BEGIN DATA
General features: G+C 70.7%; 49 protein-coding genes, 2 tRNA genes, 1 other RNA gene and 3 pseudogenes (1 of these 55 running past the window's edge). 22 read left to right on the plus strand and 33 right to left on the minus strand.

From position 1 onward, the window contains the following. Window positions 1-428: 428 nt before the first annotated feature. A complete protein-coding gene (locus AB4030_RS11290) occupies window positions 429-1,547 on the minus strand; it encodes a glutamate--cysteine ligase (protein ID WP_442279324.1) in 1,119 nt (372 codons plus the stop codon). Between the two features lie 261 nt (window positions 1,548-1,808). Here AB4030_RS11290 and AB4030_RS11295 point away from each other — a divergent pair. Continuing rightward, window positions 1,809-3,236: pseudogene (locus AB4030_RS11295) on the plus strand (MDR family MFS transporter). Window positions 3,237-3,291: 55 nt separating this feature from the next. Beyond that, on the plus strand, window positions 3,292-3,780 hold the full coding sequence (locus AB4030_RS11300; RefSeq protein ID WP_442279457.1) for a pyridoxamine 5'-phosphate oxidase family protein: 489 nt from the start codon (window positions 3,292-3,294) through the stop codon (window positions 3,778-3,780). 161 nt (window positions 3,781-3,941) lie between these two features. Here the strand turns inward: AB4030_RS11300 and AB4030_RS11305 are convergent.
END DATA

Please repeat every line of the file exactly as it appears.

General features: G+C 70.7%; 49 protein-coding genes, 2 tRNA genes, 1 other RNA gene and 3 pseudogenes (1 of these 55 running past the window's edge). 22 read left to right on the plus strand and 33 right to left on the minus strand.

From position 1 onward, the window contains the following. Window positions 1-428: 428 nt before the first annotated feature. A complete protein-coding gene (locus AB4030_RS11290) occupies window positions 429-1,547 on the minus strand; it encodes a glutamate--cysteine ligase (protein ID WP_442279324.1) in 1,119 nt (372 codons plus the stop codon). Between the two features lie 261 nt (window positions 1,548-1,808). Here AB4030_RS11290 and AB4030_RS11295 point away from each other — a divergent pair. Continuing rightward, window positions 1,809-3,236: pseudogene (locus AB4030_RS11295) on the plus strand (MDR family MFS transporter). Window positions 3,237-3,291: 55 nt separating this feature from the next. Beyond that, on the plus strand, window positions 3,292-3,780 hold the full coding sequence (locus AB4030_RS11300; RefSeq protein ID WP_442279457.1) for a pyridoxamine 5'-phosphate oxidase family protein: 489 nt from the start codon (window positions 3,292-3,294) through the stop codon (window positions 3,778-3,780). 161 nt (window positions 3,781-3,941) lie between these two features. Here the strand turns inward: AB4030_RS11300 and AB4030_RS11305 are convergent.